The WBS defines the scope of the project and hence what costs are needed for each deliverable. The schedule shows when the costs will be incurred, and the human resources shows the direct and indirect labour rates, the chosen risk responses will also incurred costs.As you might imagine, the costs of a project is derived from various process sources and these include:
Of course, these are not the only sources of cost, other examples include:
The estimate costs process is often combined with the determine budget process for smaller projects.
For medium to large projects, you may need a cost management plan (sometimes called a budget plan), that describes how the costs of tasks will be estimated, budgeted and controlled. It describes the various cost methods and techniques to be used within a particular project.
The cost management plan will prescribe how and when task information is to be collected. It contains valuable measure scope and budgeted performance. Another aspect to be covered is when procured item costs are to be recorded in the plan.
It will include planning information metrics such as currency, which estimate costs are to be included contracts on the project, and any links to cost tracking systems within the organisation
At the start, when the project is first initiated, you would not have much cost details, but this will be better understood as the project progresses into the planning group
So what is an estimate? It is defined as a quantitative assessment of the likely amount or outcome. An cost estimate to should always include some indication of accuracy, such as the actual figures, plus or minus x per cent.
The accuracy of cost estimates depends on the details and accuracy of the project scope, which is the scope baseline. The scope will also advise of any constraints, for example budget, dates or resources.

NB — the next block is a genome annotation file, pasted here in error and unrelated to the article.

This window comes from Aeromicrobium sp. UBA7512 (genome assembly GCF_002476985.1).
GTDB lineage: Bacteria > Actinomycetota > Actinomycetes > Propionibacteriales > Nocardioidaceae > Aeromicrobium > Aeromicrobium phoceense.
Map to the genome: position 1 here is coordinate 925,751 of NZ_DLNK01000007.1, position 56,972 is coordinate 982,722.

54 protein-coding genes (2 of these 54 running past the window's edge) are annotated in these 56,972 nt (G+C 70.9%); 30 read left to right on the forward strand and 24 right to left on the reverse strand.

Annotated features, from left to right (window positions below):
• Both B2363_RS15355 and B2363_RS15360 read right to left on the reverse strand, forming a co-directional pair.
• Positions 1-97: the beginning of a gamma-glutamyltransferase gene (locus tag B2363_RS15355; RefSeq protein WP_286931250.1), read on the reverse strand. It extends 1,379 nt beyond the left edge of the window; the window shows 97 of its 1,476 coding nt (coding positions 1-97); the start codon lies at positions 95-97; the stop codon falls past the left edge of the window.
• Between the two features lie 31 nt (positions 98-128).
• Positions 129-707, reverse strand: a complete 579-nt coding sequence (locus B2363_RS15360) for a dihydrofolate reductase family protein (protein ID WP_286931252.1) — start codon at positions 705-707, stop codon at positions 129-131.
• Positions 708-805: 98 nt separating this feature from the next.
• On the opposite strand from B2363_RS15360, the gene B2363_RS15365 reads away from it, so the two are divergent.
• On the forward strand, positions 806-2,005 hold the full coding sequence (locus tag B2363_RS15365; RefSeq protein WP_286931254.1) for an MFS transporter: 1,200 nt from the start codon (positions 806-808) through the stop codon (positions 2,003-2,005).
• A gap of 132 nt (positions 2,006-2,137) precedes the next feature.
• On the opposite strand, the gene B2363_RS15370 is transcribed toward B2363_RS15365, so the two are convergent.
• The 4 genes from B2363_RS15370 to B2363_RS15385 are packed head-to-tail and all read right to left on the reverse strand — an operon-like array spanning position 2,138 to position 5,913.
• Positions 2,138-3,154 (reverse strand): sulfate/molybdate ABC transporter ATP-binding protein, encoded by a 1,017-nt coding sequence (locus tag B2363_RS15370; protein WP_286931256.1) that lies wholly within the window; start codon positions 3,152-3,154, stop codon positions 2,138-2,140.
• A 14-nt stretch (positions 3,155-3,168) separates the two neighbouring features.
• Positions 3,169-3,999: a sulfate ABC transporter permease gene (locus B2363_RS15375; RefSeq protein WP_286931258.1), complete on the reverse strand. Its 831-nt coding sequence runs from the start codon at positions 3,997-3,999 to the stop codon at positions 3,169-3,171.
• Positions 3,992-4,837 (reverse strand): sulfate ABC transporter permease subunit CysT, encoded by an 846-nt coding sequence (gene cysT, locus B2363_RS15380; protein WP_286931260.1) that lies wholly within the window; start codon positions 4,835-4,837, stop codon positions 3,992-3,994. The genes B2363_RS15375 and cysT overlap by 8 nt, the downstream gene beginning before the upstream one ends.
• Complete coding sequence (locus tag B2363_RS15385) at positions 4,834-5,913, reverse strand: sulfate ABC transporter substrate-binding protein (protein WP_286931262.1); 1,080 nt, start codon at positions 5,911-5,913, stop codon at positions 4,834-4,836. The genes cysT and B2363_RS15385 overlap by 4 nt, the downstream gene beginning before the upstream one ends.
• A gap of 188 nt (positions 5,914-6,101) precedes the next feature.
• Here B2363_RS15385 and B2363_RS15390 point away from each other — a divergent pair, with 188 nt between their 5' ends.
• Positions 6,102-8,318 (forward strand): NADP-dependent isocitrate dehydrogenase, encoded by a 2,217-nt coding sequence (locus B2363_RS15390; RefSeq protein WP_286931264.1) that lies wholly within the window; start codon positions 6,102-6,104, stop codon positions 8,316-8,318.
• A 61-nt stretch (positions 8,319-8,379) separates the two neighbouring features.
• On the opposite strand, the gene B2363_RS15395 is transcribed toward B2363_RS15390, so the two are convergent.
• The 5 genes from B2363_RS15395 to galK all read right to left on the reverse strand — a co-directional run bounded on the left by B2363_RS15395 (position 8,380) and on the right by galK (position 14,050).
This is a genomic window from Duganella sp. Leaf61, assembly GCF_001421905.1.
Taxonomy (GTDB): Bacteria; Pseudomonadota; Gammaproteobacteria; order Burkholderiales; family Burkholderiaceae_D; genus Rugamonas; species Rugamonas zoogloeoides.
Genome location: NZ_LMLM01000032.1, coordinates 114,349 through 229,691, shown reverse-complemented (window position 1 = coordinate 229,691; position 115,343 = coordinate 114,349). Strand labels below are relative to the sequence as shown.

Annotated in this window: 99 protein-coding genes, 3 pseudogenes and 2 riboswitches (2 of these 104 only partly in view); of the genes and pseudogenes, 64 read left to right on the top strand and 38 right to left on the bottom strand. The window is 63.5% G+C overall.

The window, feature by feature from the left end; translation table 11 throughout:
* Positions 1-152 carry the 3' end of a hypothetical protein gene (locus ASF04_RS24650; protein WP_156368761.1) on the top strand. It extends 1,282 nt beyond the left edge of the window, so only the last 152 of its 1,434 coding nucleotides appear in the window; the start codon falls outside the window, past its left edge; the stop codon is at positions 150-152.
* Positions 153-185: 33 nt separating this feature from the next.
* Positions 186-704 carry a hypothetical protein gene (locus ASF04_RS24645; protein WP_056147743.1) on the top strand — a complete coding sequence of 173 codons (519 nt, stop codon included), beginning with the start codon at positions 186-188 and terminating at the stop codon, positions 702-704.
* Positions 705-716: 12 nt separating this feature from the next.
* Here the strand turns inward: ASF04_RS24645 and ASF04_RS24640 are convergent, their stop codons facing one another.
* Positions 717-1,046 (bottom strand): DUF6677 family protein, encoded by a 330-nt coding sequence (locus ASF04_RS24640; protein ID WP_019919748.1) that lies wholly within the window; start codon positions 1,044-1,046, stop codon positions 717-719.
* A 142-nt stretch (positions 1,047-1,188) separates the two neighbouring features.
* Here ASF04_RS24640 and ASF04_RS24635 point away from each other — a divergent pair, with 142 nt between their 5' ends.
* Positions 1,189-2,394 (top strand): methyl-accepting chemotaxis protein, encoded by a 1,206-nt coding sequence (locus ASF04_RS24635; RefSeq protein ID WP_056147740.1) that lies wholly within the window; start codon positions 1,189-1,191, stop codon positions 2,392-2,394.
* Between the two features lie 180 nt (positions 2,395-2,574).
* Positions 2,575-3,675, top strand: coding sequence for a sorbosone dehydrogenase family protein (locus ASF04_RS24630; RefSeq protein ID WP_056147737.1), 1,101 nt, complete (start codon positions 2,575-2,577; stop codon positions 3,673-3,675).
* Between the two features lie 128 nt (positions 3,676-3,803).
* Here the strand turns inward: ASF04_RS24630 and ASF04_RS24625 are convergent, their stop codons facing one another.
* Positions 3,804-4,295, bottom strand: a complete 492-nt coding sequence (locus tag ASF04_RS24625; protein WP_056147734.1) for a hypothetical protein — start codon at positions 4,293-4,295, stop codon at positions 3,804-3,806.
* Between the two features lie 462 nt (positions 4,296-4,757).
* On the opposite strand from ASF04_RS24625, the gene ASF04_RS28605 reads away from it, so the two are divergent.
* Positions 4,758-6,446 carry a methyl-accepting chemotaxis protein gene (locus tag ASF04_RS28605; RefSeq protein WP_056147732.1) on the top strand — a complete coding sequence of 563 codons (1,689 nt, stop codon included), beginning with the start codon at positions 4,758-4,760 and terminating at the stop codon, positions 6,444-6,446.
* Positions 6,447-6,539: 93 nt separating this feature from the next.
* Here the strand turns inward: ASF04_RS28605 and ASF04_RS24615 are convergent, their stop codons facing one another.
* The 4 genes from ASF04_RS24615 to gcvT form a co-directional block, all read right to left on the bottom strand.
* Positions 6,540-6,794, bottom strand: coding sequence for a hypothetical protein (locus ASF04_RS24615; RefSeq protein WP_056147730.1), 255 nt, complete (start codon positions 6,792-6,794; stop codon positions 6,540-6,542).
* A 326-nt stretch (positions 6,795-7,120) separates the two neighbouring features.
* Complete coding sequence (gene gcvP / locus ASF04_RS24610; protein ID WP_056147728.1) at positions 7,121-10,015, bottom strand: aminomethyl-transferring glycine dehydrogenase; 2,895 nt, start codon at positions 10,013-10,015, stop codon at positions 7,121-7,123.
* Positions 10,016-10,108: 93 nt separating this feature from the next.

The WBS defines the project deliverables, but importantly, the WBS dictionary contains technical details and the resources required for those deliverables. It will also contain information on any non-human costs such as tools and licences.
The project schedule contains all the information derived from the Estimate Activity Resources, and Estimate Activity Duration’s processes. The project schedule as well as the human resource plan provides staffing information such as hourly rates.
The risk register
The risk register will provide information on two types of costs:
It is important to include not just to estimate costs but also to capture the assumptions and basis of estimates.
As a result of estimating cost, other documentation may need to be updated such as modifying the project scope and for updating the risk register.
It is likely that you will want to categorize the various cost types, and I would suggest using the same list as above:
As part of carrying out the estimate costs process, you will be wanting to look at alternative project approaches such as outsourcing to determine the most efficient and effective resource in for project.
I have already mentioned the fact that estimating gets more accurate as the project progresses, and although there is no defined statement of accuracy, industry standards tend to suggest the following:
Rough order of magnitude (ROM) – minus 25% to plus 75%
Budgetary – minus 10% to plus 25%